Before Asking “How Much is this Software Going to Cost?” Part 2 — Business Strategy

Date

Are you sure you know what you need to succeed?

I recently published an outline for a model I use to help innovators embarking on a major software journey approach the question, “how much will my software project cost?”

This question is often a loaded one since the person asking it usually doesn’t have all of the requirements yet. My first step to narrowing in on an answer is understanding the company and its model for doing business.

Analyzing the Business

Before breaking ground on a software product, the business implications should be relatively well-defined. A team must understand how to define success for the implementation to build the correct product. The technology will directly impact the business goals and should be created with them in mind.

The Vision
Reference: Download Executive Summary Template

Sample vision grid for a product team from Aha.io

Accurately and concisely communicating your organization’s vision is key to ensuring stakeholders are on the same page. Team goals and initiatives will be directly influenced by this vision, which should be revisited as often as necessary to keep the team aligned.

Vision can be communicated through a variety of formats. It should succinctly describe what makes the organization unique from others in the marketplace.

  • What is the big problem you solve?
  • What is your solution and why is it unique?
  • What advantages do you have?
  • How do you plan to make money?
  • How crowded is the market?

An Executive Summary is a helpful tool to use for this purpose. Other formats, like the one pictured above, can be useful to use internally to keep teams aligned as new knowledge is gained.

Business Model
Reference: Download Business Model Canvas Template

Depending on the type of software being developed, organizational leaders often share a business plan to inform the product planning process. The Business Model Canvas is a simple, easy-to-read framework for organizing a business plan.

The simple block format allows team members and stakeholders to stay aligned and provides a common language to discuss business model changes.

The canvas visualizes a data flow from right to left. Customer relationships and channels connect customer segments to the value propositions. On the left, key activities and resources create valuable partnerships.

Customer Personas

When collaborating on business and product goals, team members should understand the primary business customers and what motivates them.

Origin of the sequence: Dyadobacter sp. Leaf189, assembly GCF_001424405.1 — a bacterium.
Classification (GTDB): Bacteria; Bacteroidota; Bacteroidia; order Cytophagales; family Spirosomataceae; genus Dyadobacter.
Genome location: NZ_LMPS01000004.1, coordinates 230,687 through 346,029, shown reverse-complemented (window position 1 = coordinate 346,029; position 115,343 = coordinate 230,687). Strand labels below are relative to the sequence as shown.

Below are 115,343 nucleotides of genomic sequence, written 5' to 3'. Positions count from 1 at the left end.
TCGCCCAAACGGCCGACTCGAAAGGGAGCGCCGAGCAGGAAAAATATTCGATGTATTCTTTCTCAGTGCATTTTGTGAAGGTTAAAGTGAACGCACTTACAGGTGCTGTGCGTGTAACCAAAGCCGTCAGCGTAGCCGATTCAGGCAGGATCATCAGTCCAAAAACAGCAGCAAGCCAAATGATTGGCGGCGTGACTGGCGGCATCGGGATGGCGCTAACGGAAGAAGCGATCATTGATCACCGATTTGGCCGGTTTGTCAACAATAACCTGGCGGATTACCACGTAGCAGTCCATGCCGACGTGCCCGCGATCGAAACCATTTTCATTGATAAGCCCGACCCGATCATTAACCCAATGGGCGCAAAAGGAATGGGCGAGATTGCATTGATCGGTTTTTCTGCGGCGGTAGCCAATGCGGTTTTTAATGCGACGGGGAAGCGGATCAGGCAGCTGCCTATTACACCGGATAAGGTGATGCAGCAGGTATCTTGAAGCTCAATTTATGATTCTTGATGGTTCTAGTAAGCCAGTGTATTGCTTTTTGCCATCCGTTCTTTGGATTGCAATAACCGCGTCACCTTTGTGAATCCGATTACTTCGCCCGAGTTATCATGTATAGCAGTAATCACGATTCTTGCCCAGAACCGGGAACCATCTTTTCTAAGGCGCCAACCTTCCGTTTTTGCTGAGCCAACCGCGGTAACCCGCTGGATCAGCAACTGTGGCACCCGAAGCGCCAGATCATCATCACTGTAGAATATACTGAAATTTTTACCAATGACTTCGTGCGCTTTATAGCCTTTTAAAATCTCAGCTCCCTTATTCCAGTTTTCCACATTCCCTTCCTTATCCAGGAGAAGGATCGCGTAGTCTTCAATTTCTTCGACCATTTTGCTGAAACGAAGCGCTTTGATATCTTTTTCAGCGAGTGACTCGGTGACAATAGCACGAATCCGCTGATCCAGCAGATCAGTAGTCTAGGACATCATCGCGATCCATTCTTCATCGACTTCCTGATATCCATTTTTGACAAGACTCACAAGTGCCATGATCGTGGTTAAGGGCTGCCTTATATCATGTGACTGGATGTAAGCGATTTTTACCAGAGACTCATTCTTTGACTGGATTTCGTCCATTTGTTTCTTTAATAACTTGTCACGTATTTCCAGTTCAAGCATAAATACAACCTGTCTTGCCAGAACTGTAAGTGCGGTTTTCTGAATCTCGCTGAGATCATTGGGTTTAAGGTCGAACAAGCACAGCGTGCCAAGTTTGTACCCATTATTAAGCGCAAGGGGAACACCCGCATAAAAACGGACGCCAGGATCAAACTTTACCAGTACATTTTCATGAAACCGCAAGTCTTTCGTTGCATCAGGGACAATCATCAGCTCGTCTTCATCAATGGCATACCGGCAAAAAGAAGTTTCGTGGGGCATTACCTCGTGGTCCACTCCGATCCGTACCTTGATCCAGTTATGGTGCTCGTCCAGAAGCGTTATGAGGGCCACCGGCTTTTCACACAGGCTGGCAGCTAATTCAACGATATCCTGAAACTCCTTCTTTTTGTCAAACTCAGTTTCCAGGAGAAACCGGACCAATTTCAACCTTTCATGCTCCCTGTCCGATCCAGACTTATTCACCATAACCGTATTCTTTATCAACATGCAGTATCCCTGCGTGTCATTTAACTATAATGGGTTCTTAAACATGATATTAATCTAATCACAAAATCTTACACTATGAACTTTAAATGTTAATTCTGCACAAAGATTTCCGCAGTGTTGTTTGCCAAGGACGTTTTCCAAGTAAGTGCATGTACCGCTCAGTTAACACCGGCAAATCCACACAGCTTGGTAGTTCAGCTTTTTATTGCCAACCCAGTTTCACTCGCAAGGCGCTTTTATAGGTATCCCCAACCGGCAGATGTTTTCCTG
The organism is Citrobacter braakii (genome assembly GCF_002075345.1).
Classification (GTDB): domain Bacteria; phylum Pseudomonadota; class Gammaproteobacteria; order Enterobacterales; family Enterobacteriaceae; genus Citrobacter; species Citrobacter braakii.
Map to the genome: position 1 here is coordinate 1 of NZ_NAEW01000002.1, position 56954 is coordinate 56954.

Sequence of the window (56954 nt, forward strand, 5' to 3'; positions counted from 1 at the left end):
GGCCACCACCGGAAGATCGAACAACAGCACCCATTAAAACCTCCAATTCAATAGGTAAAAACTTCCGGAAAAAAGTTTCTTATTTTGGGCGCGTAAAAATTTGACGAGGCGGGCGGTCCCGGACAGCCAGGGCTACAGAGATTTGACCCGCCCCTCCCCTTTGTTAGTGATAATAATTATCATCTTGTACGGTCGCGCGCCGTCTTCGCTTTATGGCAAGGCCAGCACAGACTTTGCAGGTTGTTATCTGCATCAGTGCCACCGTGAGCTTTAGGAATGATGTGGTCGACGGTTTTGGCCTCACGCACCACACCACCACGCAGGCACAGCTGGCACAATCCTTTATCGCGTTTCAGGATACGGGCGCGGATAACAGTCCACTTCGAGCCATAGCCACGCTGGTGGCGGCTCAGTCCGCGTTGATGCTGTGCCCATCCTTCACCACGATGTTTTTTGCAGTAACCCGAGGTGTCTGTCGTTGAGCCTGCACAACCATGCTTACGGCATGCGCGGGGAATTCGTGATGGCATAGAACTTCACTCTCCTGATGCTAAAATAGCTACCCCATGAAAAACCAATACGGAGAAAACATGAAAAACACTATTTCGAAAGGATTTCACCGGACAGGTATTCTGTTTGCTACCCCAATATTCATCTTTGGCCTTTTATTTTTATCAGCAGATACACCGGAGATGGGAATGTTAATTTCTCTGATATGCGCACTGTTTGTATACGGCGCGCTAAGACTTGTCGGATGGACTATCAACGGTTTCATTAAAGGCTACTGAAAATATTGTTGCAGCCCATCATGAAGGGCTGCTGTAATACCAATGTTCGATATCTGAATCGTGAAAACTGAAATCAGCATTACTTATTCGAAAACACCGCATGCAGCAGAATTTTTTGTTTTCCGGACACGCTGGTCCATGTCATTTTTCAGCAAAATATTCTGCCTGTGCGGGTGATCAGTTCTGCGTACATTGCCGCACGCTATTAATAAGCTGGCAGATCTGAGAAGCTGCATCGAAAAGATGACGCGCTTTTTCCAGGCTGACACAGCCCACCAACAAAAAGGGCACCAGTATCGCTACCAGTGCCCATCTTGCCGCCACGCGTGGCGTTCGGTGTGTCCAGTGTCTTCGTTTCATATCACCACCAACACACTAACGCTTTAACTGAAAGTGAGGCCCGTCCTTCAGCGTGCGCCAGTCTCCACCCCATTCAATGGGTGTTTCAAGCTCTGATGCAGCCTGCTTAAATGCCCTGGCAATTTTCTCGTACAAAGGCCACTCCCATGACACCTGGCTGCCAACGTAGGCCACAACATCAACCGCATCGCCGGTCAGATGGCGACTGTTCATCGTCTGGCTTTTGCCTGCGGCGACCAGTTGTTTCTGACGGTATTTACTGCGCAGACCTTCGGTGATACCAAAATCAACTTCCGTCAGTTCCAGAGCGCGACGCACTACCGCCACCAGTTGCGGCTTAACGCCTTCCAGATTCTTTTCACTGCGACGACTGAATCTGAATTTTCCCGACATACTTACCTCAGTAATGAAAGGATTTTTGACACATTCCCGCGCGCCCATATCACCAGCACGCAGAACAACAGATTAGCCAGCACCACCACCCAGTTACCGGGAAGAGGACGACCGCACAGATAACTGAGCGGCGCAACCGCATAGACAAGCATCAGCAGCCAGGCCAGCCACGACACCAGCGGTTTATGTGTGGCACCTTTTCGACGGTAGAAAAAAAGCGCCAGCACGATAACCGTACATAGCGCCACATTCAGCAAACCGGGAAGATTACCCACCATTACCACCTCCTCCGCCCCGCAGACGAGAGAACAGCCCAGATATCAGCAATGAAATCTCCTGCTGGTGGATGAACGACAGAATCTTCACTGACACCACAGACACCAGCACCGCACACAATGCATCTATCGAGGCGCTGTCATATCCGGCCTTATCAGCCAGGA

Customer personas by Boogie Bike

Planning and constructing fictional customer personas is a helpful way to understand the potential platform users better.

Personas can be presented to the team using many formats depending on the end goals, from a simple spreadsheet to a nicely designed presentation document.

The example on the left shows how Boogie Bike, a Eugene-based bicycle accessory company, presented their personas. In this example the team outlined four different types of users, inventing relevant details to help team members and stakeholders get to know each segment.

Creating realistic user personas helps ensure that the product being developed will meet the needs of the end users, so it’s important to do your market research first.

Core Value Proposition
Reference: Download Value Proposition Canvas Template

Identifying the core value proposition is essential for software-based startups. It can still be a useful exercise for established organizations depending on their needs. If a Business Model Canvas has been created, a Value Proposition Canvas can be outlined to focus in on the most lucrative value propositions and customer segments. 

This exercise helps identify how well you understand the key problems the organization solves.

The Value Proposition Canvas template provides a format to envision the needs of the primary customers so that efforts are focused on the right products and services. It can also be used to test different value propositions and primary customer segments as you narrow in on the requirements for a minimum viable product (MVP).

Business Requirements

After looking at the company and its customers, we can focus in on how the software will directly help the business.

What are the most critical things the platform must be able to do for the business on Day 1?

  • Do you need to sell products or services?
  • Are you offering a subscription to access content?
  • Do you want to automate or optimize part of your internal workflow?
  • Are you offering software as a service (SaaS)?

This list will provide a basis for planning the product requirements.

Story Plan Success

Getting to know the organizational needs on this level allows the product team a much greater chance of making appropriate judgment calls throughout the production process. This understanding reduces product planning and development costs on any software project.

More info at StoryPlans.com

After analyzing the business, a market analysis can help the team understand the precise opportunities being pursued and how to create a scalable, competitive product. I have outlined that process in the first post of this series. In the next post, I will talk about the Market Analysis content in detail.

The Story Plan format is highly customizable. Each plan is unique to the needs of the product and owner. A product owner should revisit and update their Story Plan often and use it as the powerful communication tool that it is to keep teams in sync.

Before asking for an estimate to build an innovative software platform we recommend a Story Plan. Get in touch if you are interested in working together.

This post is the second in a series. Check out Part 1.
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Before Asking “How Much is this Software Going to Cost?”

You Don’t Need More Features. You Need More Data.